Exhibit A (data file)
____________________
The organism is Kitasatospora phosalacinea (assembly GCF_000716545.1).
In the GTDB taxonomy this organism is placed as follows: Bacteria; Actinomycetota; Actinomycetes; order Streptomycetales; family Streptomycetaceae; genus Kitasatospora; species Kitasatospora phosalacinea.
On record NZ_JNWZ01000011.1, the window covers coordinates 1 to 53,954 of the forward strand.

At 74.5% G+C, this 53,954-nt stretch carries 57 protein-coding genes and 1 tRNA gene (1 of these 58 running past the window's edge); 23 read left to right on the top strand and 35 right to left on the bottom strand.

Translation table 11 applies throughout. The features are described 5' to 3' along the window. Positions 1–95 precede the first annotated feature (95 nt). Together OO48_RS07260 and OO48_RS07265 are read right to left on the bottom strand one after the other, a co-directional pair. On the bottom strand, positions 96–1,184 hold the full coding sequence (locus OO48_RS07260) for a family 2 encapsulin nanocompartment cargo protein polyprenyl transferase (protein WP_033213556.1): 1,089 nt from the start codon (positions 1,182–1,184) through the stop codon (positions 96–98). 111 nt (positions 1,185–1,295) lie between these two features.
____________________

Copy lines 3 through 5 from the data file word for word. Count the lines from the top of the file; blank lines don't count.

On record NZ_JNWZ01000011.1, the window covers coordinates 1 to 53,954 of the forward strand.

At 74.5% G+C, this 53,954-nt stretch carries 57 protein-coding genes and 1 tRNA gene (1 of these 58 running past the window's edge); 23 read left to right on the top strand and 35 right to left on the bottom strand.

Translation table 11 applies throughout. The features are described 5' to 3' along the window. Positions 1–95 precede the first annotated feature (95 nt). Together OO48_RS07260 and OO48_RS07265 are read right to left on the bottom strand one after the other, a co-directional pair. On the bottom strand, positions 96–1,184 hold the full coding sequence (locus OO48_RS07260) for a family 2 encapsulin nanocompartment cargo protein polyprenyl transferase (protein WP_033213556.1): 1,089 nt from the start codon (positions 1,182–1,184) through the stop codon (positions 96–98). 111 nt (positions 1,185–1,295) lie between these two features.